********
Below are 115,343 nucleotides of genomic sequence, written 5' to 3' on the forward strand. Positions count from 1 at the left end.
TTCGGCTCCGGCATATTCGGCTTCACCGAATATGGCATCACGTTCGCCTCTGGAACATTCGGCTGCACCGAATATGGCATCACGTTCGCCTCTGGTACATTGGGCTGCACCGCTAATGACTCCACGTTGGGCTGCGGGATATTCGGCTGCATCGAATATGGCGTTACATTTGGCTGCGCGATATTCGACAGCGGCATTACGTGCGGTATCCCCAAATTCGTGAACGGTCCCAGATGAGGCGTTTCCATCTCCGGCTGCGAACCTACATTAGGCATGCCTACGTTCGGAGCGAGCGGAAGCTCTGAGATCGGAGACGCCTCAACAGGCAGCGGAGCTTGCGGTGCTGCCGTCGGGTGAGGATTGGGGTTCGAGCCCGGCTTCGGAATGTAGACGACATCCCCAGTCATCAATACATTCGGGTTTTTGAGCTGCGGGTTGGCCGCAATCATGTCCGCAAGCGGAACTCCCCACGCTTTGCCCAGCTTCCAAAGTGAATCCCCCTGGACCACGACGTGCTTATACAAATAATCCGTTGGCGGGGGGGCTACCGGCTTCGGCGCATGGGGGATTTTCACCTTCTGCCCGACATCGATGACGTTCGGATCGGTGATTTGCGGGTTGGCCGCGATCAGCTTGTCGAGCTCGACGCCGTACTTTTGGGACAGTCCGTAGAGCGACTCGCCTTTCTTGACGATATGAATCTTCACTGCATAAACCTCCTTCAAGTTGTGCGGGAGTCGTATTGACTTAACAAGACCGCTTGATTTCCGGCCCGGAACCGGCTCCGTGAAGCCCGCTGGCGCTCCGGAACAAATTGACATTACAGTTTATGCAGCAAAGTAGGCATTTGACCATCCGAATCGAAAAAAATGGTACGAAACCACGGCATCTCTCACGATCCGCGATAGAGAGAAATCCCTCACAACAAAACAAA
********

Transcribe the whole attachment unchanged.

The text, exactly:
Below are 115,343 nucleotides of genomic sequence, written 5' to 3' on the forward strand. Positions count from 1 at the left end.
TTCGGCTCCGGCATATTCGGCTTCACCGAATATGGCATCACGTTCGCCTCTGGAACATTCGGCTGCACCGAATATGGCATCACGTTCGCCTCTGGTACATTGGGCTGCACCGCTAATGACTCCACGTTGGGCTGCGGGATATTCGGCTGCATCGAATATGGCGTTACATTTGGCTGCGCGATATTCGACAGCGGCATTACGTGCGGTATCCCCAAATTCGTGAACGGTCCCAGATGAGGCGTTTCCATCTCCGGCTGCGAACCTACATTAGGCATGCCTACGTTCGGAGCGAGCGGAAGCTCTGAGATCGGAGACGCCTCAACAGGCAGCGGAGCTTGCGGTGCTGCCGTCGGGTGAGGATTGGGGTTCGAGCCCGGCTTCGGAATGTAGACGACATCCCCAGTCATCAATACATTCGGGTTTTTGAGCTGCGGGTTGGCCGCAATCATGTCCGCAAGCGGAACTCCCCACGCTTTGCCCAGCTTCCAAAGTGAATCCCCCTGGACCACGACGTGCTTATACAAATAATCCGTTGGCGGGGGGGCTACCGGCTTCGGCGCATGGGGGATTTTCACCTTCTGCCCGACATCGATGACGTTCGGATCGGTGATTTGCGGGTTGGCCGCGATCAGCTTGTCGAGCTCGACGCCGTACTTTTGGGACAGTCCGTAGAGCGACTCGCCTTTCTTGACGATATGAATCTTCACTGCATAAACCTCCTTCAAGTTGTGCGGGAGTCGTATTGACTTAACAAGACCGCTTGATTTCCGGCCCGGAACCGGCTCCGTGAAGCCCGCTGGCGCTCCGGAACAAATTGACATTACAGTTTATGCAGCAAAGTAGGCATTTGACCATCCGAATCGAAAAAAATGGTACGAAACCACGGCATCTCTCACGATCCGCGATAGAGAGAAATCCCTCACAACAAAACAAA